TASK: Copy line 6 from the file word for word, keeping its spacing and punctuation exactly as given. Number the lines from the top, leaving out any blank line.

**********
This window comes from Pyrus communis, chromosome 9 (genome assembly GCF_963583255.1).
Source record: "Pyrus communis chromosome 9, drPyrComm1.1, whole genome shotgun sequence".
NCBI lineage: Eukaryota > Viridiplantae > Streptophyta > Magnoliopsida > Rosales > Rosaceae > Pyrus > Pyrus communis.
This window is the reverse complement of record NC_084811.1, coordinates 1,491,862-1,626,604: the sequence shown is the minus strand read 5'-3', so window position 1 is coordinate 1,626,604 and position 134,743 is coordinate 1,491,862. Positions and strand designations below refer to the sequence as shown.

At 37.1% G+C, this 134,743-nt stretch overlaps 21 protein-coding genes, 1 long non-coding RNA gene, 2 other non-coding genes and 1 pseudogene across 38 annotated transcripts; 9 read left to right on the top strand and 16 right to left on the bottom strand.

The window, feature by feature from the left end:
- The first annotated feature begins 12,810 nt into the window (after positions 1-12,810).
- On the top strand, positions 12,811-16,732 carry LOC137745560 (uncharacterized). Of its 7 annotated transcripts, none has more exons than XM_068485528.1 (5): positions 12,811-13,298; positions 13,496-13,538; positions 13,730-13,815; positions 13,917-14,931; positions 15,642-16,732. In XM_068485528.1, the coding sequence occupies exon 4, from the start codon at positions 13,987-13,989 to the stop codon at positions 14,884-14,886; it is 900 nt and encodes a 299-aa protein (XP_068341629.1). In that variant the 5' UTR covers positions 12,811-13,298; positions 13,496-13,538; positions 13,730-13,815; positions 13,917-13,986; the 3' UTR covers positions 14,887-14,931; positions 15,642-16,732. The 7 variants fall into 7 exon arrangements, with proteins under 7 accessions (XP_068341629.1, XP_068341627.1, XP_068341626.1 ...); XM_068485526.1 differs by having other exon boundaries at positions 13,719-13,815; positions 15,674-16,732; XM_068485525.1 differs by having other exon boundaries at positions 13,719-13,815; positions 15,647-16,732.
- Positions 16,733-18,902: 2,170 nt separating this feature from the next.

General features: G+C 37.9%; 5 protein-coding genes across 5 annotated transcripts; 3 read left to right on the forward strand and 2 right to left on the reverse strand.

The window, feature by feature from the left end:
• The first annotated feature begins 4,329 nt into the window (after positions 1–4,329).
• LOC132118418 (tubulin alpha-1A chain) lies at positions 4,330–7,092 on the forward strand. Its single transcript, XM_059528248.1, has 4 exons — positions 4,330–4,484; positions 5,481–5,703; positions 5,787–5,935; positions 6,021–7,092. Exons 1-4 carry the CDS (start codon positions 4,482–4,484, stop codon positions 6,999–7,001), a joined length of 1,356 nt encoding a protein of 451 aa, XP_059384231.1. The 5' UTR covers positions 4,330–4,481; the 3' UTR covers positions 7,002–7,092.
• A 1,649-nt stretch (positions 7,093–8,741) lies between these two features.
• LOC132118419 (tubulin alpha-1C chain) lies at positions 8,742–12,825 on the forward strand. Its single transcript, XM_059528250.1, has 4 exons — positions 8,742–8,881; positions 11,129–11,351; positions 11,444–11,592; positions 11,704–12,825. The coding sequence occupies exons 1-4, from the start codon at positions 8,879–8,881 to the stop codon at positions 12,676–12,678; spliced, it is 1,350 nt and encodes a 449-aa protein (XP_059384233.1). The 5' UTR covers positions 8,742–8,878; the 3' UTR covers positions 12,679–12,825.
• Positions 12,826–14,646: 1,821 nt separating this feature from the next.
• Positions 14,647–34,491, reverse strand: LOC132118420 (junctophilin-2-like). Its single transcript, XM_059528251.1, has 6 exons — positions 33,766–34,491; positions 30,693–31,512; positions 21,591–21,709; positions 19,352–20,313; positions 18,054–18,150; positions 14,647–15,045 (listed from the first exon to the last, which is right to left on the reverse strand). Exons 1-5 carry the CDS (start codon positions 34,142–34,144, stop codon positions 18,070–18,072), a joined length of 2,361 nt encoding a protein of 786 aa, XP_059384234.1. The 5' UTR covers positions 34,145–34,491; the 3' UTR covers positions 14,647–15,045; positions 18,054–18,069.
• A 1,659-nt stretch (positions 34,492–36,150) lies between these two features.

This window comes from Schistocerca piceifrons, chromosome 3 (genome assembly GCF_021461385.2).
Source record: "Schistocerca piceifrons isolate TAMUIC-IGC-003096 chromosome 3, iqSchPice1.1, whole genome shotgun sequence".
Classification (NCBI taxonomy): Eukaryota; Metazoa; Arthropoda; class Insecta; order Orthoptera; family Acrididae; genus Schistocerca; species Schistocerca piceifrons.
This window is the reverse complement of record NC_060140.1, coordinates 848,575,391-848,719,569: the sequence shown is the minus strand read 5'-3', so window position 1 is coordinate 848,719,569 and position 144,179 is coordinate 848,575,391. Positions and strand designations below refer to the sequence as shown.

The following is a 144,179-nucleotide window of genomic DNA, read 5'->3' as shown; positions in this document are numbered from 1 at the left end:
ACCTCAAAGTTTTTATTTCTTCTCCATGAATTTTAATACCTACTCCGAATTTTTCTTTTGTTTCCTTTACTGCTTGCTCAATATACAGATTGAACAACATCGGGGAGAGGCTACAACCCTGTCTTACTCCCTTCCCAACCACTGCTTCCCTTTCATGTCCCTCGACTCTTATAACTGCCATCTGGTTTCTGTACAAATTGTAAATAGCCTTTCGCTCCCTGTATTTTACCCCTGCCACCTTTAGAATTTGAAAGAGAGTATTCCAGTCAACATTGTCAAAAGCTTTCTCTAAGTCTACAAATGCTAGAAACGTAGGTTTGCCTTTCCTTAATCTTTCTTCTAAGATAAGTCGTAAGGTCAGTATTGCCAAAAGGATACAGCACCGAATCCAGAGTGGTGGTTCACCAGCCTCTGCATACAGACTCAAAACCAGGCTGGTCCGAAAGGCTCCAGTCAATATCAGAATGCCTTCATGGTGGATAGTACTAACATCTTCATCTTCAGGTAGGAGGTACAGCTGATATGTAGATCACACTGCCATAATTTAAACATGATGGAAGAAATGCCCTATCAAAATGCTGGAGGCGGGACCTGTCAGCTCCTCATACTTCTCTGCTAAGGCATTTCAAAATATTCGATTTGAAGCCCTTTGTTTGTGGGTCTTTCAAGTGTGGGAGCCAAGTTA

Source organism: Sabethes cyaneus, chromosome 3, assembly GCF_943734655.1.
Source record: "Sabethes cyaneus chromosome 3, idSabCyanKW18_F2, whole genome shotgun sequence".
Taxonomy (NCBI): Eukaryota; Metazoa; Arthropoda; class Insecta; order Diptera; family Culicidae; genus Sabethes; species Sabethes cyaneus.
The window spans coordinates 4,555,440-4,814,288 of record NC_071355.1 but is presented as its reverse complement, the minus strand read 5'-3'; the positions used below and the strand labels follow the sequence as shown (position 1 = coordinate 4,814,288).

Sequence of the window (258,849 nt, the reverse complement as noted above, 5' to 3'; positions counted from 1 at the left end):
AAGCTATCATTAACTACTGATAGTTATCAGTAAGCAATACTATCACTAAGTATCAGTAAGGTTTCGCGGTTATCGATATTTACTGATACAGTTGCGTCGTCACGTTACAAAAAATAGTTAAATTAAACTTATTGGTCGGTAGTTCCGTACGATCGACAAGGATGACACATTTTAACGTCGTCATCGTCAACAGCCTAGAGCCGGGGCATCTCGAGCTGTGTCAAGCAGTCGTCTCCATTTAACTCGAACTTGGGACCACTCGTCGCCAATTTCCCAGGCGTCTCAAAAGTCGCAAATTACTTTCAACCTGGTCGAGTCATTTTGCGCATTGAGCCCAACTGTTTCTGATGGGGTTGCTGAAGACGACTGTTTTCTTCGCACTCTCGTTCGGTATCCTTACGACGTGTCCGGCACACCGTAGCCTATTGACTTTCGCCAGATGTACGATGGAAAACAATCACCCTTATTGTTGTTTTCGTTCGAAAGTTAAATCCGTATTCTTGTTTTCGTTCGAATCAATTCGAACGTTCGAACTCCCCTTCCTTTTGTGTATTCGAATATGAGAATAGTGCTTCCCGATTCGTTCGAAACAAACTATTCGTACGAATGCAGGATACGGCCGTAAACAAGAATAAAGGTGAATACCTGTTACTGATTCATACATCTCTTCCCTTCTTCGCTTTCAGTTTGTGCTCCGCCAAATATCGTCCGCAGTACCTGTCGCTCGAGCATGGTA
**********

The window, feature by feature from the left end: